Vote With Your Money!
When we travel, it's important to remember that, every time we hand over money to someone, we are in theory deciding what kind of practises we want to support. Every time we book a hotel, a tour or a restaurant, are we supporting ethical, responsible and eco-friendly practises, or harmful ones instead?
Not only that, but is our money actually going to support this local community, or a rich foreign investor or property developer? Ensuring that those tour companies, businesses and hotels are locally owned can help to ensure that your money really is going to make a difference and stay within the local community. You could also research social enterprises that you'd like to support, and local education and conservation charities too.
Use Technology & Social Media For Good!
Technology has had a massive impact on the tourism industry and plays a huge part in how accessible it has become. We can plan trips, book flights and navigate our way around a country with nothing more than the phone in our pocket! But how can we utilise the power of technology to combat over tourism and make travel more sustainable? Well, we can start by posting reviews for awesome eco tours, accommodation and restaurants, and support those with best practises. We can also inspire and encourage better practises in others, and raise awareness of social and environmental issues that some places face!
The Dark Side Of Technology!
On the other hand, technology has proven to have an incredibly negative impact on some destinations around the world and a driving force for over tourism. The very fact that social media can be used to inspire others can also be it's downfall - increasing the desire in people to visit already popular places, as well as increasing the popularity of lesser known places overnight without the chance for infrastructure to be put in place. This is why it can be good practise to be a lot more general when using geotags on Instagram for example and when posting about specific spots.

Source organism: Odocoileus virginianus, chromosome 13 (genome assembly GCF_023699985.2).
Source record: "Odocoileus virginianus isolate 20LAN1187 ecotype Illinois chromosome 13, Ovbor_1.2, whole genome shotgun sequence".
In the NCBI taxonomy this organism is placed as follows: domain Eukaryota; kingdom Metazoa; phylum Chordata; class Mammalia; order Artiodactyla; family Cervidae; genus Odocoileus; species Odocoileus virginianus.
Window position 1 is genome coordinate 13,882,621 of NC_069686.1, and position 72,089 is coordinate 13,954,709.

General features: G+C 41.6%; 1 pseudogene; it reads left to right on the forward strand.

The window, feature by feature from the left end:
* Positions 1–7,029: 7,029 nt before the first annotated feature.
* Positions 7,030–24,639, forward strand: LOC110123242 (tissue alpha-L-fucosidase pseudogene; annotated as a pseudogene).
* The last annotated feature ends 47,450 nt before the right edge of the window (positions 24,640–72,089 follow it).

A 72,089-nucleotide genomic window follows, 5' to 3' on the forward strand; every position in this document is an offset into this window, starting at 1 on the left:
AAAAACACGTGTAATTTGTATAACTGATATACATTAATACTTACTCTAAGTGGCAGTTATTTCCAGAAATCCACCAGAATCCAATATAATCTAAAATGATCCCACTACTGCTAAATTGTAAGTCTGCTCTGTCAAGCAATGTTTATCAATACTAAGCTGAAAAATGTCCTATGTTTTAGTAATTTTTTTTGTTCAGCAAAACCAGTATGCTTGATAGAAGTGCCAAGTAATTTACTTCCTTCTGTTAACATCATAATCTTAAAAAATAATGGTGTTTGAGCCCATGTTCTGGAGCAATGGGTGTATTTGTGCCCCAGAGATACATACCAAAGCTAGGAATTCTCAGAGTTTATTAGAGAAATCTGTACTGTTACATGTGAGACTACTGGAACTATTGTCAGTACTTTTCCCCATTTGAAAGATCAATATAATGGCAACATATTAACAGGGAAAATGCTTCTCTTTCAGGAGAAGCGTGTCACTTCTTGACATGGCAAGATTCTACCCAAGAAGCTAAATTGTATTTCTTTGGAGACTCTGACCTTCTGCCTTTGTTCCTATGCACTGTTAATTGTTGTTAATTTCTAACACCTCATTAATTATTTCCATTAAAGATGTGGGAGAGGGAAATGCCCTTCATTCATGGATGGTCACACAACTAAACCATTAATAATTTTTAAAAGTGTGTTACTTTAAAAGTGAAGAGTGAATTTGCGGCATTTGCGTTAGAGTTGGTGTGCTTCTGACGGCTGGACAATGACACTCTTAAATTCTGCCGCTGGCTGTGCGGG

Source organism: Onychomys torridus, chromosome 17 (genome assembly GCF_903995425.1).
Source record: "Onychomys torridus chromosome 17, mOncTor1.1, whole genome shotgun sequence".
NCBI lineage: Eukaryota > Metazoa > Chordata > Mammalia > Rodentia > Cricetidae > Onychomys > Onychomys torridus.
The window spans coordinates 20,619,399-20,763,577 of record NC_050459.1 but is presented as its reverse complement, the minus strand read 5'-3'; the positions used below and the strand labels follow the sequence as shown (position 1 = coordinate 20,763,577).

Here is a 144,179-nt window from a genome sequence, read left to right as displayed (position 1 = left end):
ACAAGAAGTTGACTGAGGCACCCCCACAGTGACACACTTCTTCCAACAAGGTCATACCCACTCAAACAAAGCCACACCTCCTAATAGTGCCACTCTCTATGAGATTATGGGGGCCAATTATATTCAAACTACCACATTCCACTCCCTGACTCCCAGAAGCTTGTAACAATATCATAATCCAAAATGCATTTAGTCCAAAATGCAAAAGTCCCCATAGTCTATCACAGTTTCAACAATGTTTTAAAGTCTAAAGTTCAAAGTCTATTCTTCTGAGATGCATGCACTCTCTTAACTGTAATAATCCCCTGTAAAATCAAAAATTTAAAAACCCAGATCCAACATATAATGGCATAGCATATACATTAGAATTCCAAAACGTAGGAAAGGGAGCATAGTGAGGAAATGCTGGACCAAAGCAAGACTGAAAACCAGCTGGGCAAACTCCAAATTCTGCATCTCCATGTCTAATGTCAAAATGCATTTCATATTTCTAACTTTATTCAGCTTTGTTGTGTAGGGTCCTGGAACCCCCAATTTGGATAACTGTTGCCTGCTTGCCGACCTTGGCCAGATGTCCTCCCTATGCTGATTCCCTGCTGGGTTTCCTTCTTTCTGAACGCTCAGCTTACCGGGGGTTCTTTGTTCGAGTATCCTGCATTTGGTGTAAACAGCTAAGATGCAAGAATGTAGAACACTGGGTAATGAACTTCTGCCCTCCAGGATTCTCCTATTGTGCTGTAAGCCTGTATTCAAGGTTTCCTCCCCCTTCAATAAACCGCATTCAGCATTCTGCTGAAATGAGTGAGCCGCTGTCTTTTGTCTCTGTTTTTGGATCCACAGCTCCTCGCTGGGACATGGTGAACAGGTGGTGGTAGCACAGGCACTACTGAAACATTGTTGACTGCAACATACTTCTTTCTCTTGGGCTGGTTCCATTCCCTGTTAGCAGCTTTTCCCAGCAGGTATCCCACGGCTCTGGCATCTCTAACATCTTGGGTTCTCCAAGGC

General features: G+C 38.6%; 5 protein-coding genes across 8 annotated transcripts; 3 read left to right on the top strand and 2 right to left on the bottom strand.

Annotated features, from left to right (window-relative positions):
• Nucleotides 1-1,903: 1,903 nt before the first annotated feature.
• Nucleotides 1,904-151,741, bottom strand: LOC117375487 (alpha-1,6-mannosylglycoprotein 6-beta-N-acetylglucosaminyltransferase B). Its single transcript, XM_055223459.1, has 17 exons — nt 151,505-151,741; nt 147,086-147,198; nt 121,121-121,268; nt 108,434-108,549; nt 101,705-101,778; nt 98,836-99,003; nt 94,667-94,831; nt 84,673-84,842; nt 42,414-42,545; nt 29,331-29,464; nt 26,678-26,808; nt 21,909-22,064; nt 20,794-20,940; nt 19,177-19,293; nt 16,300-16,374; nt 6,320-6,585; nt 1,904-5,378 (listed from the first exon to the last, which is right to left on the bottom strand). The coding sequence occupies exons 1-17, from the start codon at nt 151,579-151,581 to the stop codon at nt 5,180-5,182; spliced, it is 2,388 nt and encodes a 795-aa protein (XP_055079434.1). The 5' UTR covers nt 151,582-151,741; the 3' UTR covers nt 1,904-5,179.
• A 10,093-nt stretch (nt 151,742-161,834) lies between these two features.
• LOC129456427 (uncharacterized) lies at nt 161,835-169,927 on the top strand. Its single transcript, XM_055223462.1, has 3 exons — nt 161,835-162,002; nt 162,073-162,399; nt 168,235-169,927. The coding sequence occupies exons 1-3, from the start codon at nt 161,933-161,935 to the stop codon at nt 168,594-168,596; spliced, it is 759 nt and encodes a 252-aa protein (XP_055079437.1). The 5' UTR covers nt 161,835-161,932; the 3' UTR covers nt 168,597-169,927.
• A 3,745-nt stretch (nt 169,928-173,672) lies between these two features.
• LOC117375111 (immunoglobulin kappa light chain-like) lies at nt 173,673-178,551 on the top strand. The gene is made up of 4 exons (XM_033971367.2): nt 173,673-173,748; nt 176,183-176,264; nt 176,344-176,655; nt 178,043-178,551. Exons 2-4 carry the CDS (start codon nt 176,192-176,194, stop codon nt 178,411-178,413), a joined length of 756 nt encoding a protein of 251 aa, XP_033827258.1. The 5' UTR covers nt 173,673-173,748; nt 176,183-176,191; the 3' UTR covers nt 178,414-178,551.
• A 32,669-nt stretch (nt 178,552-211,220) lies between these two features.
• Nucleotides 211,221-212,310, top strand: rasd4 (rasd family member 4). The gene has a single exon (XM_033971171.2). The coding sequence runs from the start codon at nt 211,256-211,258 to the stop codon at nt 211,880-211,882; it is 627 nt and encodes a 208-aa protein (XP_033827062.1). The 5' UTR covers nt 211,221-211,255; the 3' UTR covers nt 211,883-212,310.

Travel For Yourself!
Travel has always been one of the most enriching experiences in the world - something that you should be able to get a lot out off, sometimes a life changing journey of self awakening. However, as our friends at The Green Shoestring said it, "tourism has been glamorised to a level which often strips the true value of travel" and now we know that as travellers we can actually do more harm than good. Not only are we inspired by social media to travel, but told how to do it and where to travel to... Influenced by highlight reels, chasing Instagram likes and an idea that was mis-sold to us. Travel can be so much more than just travelling for that Instagram shot, so travel for yourself, the enriching experience it can be and what you truly want to get out of it.
Got an awesome eco travel tip? Leave a comment below to let us know!
You can pin this post for later!